I have always been afraid of good old fashion failure and it has been my MO in the past to attempt to flee when the opportunity for failure presents itself. The stronger my hope of success the more quickly and distant I run from the possibility of calamity. Somehow I scored a super hot wife and wonderful children during the past 10 years, of which I am supremely grateful, but my fear of failure and my flee survival instinct are still very strong when it comes to personal achievements. Let me spell out a more humiliating example. I always enjoyed the idea of math. I was bored by math because it came easily for me, but I really wanted to learn the crazy complex stuff. Then came 7th grade. I had a C in math because I never did my homework. I still tested well but I felt then, and still do to some degree, that homework is for the people that don't understand the concept yet. So along came our algebra readiness test. I scored either 2nd highest in my Team (which was a subdivision of teachers for a block of students) or 2nd highest in the school, I don't recall which. My math teacher, however, would not allow me to move onto algebra because I had a C. Of course I was afraid of almost everything so I didn't say anything to her but my imaginary conversation went something along the lines of, "Of course I have a C. Your course is boring, the homework ridiculous, and I don't need to do it." Being that it was 7th grade there was more colorful language and several profound observations about her ability to teach as well as completely assumed facts about her age and personal life, but that is not necessary for the narrative. Here I was a science and math junky, planning on going to medical school, and I wrote off mathematics and just assumed I was a history/literature guy.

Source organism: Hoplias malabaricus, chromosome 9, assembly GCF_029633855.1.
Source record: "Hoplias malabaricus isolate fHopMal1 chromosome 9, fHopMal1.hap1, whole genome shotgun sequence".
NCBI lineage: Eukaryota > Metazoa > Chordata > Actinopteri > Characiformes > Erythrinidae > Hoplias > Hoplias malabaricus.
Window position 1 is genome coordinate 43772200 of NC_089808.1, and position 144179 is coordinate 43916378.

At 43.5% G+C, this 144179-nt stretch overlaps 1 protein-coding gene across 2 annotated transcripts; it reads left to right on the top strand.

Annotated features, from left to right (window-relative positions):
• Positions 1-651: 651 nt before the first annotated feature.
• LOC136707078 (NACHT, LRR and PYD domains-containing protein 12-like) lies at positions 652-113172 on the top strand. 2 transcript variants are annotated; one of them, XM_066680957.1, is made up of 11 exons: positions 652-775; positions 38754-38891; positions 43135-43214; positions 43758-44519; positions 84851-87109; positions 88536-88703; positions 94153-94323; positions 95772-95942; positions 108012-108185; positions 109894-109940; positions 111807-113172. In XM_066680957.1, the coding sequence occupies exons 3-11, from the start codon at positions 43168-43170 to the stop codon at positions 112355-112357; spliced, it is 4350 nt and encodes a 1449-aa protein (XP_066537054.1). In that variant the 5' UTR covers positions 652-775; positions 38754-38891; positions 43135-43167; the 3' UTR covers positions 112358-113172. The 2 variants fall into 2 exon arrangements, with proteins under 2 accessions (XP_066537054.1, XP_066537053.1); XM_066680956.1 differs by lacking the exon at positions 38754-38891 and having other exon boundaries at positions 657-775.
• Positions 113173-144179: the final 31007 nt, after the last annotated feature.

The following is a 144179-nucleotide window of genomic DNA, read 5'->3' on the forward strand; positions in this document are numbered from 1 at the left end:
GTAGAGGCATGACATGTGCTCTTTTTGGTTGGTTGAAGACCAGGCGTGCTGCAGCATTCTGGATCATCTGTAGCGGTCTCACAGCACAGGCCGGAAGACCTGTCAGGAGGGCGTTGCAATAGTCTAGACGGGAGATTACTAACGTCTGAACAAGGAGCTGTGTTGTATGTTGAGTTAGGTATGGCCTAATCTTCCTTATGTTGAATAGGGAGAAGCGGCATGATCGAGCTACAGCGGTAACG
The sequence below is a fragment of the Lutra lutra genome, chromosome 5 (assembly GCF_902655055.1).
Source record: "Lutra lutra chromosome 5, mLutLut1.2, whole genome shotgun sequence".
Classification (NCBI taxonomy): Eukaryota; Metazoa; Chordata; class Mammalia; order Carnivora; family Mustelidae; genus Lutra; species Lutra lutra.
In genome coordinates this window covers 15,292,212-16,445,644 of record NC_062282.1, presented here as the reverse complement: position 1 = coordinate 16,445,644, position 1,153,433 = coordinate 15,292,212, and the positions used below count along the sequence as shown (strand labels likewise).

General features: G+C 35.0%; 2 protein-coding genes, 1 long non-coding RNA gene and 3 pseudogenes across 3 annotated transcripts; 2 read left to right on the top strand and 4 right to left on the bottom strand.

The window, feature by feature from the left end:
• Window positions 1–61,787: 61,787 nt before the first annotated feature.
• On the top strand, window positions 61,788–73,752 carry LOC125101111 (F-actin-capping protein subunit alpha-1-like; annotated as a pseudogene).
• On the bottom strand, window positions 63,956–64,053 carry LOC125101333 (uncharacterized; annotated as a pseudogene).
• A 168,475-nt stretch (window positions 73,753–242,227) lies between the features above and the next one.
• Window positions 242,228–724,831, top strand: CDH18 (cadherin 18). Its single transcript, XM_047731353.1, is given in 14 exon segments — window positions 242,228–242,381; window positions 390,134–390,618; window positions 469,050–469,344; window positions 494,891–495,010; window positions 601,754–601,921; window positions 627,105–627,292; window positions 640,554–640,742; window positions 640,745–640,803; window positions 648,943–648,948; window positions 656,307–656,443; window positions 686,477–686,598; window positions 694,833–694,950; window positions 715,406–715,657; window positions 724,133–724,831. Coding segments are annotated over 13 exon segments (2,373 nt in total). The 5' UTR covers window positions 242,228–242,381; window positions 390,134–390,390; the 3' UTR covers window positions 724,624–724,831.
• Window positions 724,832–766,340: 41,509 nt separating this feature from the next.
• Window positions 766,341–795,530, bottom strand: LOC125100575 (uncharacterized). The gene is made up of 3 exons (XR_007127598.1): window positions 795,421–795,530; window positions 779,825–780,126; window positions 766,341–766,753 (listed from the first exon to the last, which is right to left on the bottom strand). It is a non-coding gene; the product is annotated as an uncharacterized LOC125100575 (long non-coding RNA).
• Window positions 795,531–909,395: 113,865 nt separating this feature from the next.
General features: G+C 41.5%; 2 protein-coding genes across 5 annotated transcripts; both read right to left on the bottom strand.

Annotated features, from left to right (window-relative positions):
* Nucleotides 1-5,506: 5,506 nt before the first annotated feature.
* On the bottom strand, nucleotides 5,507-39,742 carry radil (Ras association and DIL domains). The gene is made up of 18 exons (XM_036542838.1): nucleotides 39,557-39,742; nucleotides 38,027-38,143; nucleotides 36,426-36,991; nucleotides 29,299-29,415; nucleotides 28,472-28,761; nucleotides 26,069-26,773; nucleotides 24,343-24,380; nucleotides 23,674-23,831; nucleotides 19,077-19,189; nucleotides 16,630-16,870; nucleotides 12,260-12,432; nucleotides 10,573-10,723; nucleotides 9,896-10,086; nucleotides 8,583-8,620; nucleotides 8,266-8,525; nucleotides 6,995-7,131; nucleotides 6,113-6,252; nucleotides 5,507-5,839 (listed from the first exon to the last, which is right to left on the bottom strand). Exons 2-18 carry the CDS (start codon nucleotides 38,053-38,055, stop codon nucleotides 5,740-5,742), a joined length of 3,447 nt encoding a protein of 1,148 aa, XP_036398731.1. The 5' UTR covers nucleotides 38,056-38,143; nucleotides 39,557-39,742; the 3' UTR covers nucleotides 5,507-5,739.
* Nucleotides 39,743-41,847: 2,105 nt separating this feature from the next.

For the rest of my academic career I was a year behind in math in relation to almost all of my friends. I never worked on math homework outside of class time again, and skated by with C's until I was no longer required to take math. This prevented me from taking advanced biology, AP physics, Calculus, and all sorts of other classes I would have really enjoyed, because I wasn't a math guy. Maybe this doesn't resonate with anyone out there but I threw away hours of learning something I would have really enjoyed because one woman made a decision that I was unwilling to contest. I felt like something was stolen from me and I never fought to get it back. I don't know what has haunted me the most over the years: the fact that I was academically and personally lazy all those years and I could have achieved so much more (and could continue to achieve much more) if I only changed that; or the fact that it was another addition to the long list of things I wish I had fought for but didn't. A lot of the things I gave up on probably were for the best. Had I bounced back with enthusiasm from my knee injury in high school I may have been an even more arrogant bastard than I was already. Had I actually learned math and aced my SATs I probably would have lived a completely different life than I do now. Had I not been so afraid of girls and actually dated in High School I may have never ended up with my beautiful wife of almost 10 years, which would not have in any way been worth the ego boost at the time. But all of these defeats I have allowed to define who I am.